Suppose instead that the model has a consistent one period lag, so Y(t)=R(X(t-1)). And suppose that Statistics Canada reports all data on X immediately. Now we can use the model for genuine forecasting of the future. Statistics Canada tells us what X is today, and we use the model to tell us what Y will be one period in the future. But the model can tell us nothing about what Y will be two periods in the future, because Statistics Canada can't tell us what X will be one period in the future. And yet I keep hearing about model-based forecasts for one, two, three, four, etc., periods in the future.Steve Malpezzi, Walter Barnes and I wrote a paper some years ago that tried to come to grips with this very issue. The context was office market forecasts, and we worked on developing confidence intervals for estimates of future office demand for a number of metropolitan areas. In developing the confidence interval, we used a technique from a 1971 Martin Feldstein Econometrica paper that takes into account the fact that to forecast Ys, one needs to forecast Xs as well.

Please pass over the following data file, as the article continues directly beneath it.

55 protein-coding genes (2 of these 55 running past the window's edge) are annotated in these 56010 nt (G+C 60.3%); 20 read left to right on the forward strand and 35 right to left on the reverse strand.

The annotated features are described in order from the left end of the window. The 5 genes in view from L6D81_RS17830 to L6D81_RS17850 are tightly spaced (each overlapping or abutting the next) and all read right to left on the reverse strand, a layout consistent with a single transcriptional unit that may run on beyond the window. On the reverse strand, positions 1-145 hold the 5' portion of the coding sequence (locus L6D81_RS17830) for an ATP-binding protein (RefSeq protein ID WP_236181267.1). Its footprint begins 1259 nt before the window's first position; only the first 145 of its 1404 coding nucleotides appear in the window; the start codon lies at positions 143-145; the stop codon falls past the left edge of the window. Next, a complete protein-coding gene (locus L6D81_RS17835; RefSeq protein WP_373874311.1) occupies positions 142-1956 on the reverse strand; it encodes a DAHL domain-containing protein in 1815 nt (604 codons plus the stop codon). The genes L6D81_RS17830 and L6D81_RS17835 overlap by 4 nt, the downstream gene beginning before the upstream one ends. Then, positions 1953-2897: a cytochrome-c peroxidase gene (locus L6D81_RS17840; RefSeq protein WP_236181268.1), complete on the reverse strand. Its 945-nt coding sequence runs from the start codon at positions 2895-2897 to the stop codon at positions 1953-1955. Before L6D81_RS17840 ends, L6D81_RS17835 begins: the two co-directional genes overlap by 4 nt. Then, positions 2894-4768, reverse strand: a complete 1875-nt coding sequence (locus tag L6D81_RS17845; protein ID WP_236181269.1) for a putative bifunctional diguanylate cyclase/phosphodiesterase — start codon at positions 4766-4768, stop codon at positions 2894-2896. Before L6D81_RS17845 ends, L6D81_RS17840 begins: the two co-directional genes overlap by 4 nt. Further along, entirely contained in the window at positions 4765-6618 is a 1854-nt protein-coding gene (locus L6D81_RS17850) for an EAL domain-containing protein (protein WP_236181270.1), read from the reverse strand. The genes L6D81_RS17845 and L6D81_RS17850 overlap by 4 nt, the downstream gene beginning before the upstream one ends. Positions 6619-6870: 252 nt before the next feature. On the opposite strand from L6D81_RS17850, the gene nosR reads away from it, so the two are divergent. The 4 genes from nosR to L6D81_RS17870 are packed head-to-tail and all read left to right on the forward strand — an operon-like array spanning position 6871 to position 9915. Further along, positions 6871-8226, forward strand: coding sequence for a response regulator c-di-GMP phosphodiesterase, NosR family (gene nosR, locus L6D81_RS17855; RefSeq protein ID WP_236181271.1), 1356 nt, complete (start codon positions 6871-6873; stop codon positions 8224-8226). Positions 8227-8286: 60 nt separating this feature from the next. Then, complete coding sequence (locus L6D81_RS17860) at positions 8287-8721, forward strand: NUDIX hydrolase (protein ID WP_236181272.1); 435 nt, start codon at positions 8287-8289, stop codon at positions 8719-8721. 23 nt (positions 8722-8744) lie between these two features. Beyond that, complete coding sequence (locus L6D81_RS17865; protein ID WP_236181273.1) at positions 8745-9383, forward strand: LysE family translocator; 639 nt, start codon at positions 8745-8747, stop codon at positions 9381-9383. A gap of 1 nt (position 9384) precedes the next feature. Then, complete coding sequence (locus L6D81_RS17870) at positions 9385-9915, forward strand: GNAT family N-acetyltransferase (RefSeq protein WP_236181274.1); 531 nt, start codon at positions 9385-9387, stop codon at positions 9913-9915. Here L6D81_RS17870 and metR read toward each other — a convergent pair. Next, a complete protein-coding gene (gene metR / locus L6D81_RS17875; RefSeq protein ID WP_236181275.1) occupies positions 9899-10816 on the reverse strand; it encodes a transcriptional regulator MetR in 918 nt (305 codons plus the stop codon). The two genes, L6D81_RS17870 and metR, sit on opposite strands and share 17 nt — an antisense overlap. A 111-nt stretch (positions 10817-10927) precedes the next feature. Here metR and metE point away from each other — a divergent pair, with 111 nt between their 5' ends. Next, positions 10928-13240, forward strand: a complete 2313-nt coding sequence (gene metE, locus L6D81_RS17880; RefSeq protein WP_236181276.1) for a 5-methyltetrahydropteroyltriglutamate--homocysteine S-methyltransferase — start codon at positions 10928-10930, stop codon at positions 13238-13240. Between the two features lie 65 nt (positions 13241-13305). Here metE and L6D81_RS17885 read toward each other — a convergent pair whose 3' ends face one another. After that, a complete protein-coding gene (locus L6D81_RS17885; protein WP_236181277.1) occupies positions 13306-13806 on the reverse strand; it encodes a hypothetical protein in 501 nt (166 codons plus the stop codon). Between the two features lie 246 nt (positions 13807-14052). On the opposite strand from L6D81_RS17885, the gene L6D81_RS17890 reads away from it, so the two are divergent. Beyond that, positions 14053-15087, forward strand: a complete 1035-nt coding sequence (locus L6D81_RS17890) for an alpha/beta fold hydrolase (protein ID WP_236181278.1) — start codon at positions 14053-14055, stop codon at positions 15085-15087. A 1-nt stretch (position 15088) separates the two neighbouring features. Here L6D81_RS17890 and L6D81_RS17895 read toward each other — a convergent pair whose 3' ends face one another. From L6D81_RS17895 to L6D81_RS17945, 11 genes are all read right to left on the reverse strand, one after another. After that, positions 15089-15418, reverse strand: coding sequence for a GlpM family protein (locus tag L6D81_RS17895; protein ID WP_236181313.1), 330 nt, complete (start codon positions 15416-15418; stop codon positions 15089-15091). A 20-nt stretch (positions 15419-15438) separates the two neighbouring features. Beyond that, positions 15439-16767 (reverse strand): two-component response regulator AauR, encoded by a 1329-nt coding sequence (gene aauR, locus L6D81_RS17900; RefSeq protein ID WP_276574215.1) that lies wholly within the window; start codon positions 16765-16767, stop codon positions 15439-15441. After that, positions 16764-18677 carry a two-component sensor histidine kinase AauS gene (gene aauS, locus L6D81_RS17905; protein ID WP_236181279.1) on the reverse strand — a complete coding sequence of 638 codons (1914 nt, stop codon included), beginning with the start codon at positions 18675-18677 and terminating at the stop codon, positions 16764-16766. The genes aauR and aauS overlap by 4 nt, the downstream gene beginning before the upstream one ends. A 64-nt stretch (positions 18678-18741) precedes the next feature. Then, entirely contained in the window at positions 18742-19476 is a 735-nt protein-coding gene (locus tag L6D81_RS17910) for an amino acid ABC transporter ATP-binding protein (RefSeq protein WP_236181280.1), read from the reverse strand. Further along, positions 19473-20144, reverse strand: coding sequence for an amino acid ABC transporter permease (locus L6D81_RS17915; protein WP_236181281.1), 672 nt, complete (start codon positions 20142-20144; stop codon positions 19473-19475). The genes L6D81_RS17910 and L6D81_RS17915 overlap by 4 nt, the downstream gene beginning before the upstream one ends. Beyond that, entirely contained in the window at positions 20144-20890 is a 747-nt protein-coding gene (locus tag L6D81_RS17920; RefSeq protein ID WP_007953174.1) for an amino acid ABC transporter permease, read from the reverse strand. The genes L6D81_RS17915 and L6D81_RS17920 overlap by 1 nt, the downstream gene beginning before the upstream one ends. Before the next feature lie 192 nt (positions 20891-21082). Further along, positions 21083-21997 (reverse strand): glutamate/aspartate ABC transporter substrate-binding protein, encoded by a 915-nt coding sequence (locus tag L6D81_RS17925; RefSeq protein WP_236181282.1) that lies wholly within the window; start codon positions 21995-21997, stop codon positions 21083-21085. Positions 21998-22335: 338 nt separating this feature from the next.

To make a long story short, after a couple of quarters, the confidence intervals blow up (I don't have the paper at home, but when I go in to the office this week I will scan some pictures from it), meaning that after a few quarters, metropolitan office demand could be just about anything. Local office markets are much less complicated than an entire national economy.